By- Sowmya Gogineni
Newbie but a quick learner!

0 likes followers Views

Sowmya Gogineni

Followers
Views
0 Likes

Probiotic Supplements for Health - Boon or Bane?

Nowadays, the shelves of supermarkets or pharmacies are filled with PROBIOTIC SUPPLEMENTS due to their huge demand. So, what are they? Are they really game-changers for our health? Let me put the facts for you to decide after you read this.

What are probiotics?

We all have tiny micro-organisms i.e., bacteria and yeast, in our gut, estimated to be around 100 trillion with good and harmful. The good bacteria are called Probiotics which means “Good for Life”.

The good bacteria help our body to

  • break down the food
  • digest it 
  • absorb the nutrients 
  • produce vitamins like K and B12 required by the body.

They are usually transferred to the baby from the mother during birth, through the birth canal, and breastfeed. In a normal, healthy gut, there is a balance between good and bad bacteria. But various factors like age, genetics, stress, unbalanced diet, or lack of sleep, can disturb the balance and can cause many intestinal diseases and may also lead to more critical ailments like Diabetes and Obesity.

What are Probiotic Supplements? 

Many brands in the market sell probiotic supplements in form of capsules, gummies, liquids, powders, etc, that are supposedly “useful” in increasing the numbers of good bacteria and improve the gut health and immune system, overall.

As per a study by market research experts, the global market for these supplements will increase to 3.3 billion by 2027.

 While the idea behind these supplements may be good, it still is debatable whether the benefits outweigh the risks making the efficacy questionable. 

But still, promising results were found while treating a few health ailments with probiotics.

  • Research has shown that probiotics are significantly beneficial in treating diarrhea caused by using antibodies. 

In 2010, a study published in the American Journal of Gastroenterology, patients who were given two capsules of probiotic, each containing 50 billion CFU, had fewer instances of antibiotic-induced diarrhea than patients who were given one capsule or no probiotic at all. 

  • Useful in Neonatal ICU for treating a condition called necrotizing enterocolitis, where the gut tissue is inflamed in the preterm babies whose gut is not completely developed. Most of them succumb to this. The use of probiotics was seen helping the babies fight against this condition. 
  • Useful in easing the complaints caused by irritable bowel syndrome where one experiences excruciating pain in the abdomen along with bloating and constipation.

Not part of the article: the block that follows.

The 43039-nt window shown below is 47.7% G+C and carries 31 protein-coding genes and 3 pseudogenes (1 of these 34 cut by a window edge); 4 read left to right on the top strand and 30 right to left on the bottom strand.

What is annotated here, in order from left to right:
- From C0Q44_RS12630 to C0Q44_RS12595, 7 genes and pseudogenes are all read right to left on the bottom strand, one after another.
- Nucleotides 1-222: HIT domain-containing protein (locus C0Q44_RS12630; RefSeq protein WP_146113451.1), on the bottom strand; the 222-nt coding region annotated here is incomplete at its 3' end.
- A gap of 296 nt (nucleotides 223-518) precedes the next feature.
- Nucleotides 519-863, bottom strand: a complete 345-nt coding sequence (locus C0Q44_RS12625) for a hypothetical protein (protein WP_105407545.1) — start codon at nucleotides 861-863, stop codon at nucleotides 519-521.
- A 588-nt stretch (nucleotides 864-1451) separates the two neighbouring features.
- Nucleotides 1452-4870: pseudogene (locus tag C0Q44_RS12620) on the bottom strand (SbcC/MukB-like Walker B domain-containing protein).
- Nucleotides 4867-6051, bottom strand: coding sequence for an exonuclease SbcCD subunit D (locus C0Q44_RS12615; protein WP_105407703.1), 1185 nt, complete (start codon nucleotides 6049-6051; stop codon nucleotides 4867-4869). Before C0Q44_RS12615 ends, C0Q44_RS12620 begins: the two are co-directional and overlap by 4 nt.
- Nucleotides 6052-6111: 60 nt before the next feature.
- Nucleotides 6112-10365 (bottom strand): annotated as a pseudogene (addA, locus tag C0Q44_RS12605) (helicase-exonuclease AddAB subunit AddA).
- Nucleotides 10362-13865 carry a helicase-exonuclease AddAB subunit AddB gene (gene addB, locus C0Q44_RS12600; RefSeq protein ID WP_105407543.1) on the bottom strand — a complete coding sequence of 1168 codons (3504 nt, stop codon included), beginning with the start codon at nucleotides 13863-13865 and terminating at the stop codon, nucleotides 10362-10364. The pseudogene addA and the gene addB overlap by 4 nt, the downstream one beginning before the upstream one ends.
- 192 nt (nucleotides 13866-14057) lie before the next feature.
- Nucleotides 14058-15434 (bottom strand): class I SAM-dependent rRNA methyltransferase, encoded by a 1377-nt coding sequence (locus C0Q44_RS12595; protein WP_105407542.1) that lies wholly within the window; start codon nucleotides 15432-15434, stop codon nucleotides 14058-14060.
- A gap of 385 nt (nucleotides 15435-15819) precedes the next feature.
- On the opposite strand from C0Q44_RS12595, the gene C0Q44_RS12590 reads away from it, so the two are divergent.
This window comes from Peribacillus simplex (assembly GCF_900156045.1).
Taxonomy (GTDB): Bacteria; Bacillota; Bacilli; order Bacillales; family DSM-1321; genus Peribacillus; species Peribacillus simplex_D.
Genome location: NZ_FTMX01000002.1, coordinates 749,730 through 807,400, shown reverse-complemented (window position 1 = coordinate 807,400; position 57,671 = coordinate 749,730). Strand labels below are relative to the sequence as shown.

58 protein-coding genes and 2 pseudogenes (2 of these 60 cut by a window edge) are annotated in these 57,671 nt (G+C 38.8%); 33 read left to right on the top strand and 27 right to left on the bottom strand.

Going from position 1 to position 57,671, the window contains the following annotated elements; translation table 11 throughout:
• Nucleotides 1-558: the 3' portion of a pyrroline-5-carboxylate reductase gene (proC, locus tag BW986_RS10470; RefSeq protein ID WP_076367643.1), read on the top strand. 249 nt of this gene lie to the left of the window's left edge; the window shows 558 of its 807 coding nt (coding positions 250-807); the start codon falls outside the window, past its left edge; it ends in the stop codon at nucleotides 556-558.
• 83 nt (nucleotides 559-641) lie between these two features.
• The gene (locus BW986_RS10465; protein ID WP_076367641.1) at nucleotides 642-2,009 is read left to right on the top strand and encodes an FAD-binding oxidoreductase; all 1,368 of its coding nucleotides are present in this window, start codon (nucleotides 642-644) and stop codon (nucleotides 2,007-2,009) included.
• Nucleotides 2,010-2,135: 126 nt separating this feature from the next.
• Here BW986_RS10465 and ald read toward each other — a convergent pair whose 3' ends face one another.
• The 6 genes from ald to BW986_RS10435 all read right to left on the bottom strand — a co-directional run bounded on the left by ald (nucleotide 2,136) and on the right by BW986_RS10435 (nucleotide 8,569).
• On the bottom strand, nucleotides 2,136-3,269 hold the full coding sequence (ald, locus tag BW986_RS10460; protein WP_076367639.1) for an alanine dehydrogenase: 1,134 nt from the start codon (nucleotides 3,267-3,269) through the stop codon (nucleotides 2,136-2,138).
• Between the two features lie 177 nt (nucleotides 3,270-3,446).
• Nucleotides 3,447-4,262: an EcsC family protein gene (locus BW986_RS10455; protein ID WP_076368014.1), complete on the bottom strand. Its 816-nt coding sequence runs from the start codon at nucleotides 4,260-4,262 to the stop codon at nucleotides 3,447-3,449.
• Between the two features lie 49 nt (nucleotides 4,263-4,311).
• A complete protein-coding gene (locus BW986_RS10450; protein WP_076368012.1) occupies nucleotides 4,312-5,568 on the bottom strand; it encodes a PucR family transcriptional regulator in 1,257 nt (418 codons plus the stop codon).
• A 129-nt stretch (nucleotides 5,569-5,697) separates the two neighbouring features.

• Probiotics help treat ailments like lactose intolerance, skin-related issues like acne and eczema, UTIs (Urinary Tract Infections), etc.

Though the above benefits seem lucrative, these supplements certainly come with risks or drawbacks if used they are used directly without consulting a medical practitioner.

  • Safety is a concern in people who have a weak immune system because of medication or illness or having. It could hit them hard and may lead to serious complications by affecting the internal organs. 
  • Another risk involved is that probiotic supplements are considered as dietary supplements and not as drugs. As a result of which the procedures may not be stringent.  
  • Some brands do not mention some important information on their label like the different types of bacteria active in the supplement, the count of bacteria by the end of shelf life, the CFU (simply put is, Colony Forming Unit which means the number of micro-organisms in it) 
  • Usually, for a normal individual, the supplement’s ideal dose should be 1 to 10 billion CFUs in a day. But in some supplements, the numbers can go up to 50 billion CFUs too. The effective dosage is not scientifically determined and there isn’t much research on it.
  • Authenticity cannot be guaranteed. They may or may not have been stored under ideal temperatures or conditions where the live bacteria survive and be useful to consume. Even if they survive, will they be potent enough to grow in the required number by the time they reach the intestines is doubtful?
  • There are various types or strains of bacteria which are useful in treating various gut health-related problems. It’s not like no-one-size-fits-all for these problems.  

So, in this case, what do we do? How can we help ourselves? 

In such a situation, the best option is to opt for foods that are good probiotics.

  1. Fermented foods like Yogurt especially Greek yogurt, Kefir (a fermented drink usually made using milk or thin yogurt), fermented vegetables like pickles, fruits like bananas, buttermilk, Indian cheese or Paneer, Idli
  2. Also, if you would still like to give these supplements a try, start with the minimum dosage of 10 billion CFUs. Also, check for the minimum and viable CFUs at the level at which efficacy is claimed and at the end of the shelf- life too, their claim(s), serving size for efficiency, and the storage conditions.
  3. In case of any health ailments, consult a medical professional who will decide if you need one and if needed which type of bacteria will be helpful.

I have a 'gut' feeling that this article will be helpful in deciding what is beneficial for you and your 'gut'.


HelpFeaturesMade with in INDPrivacyAbout
© 2020 Peppychunk.com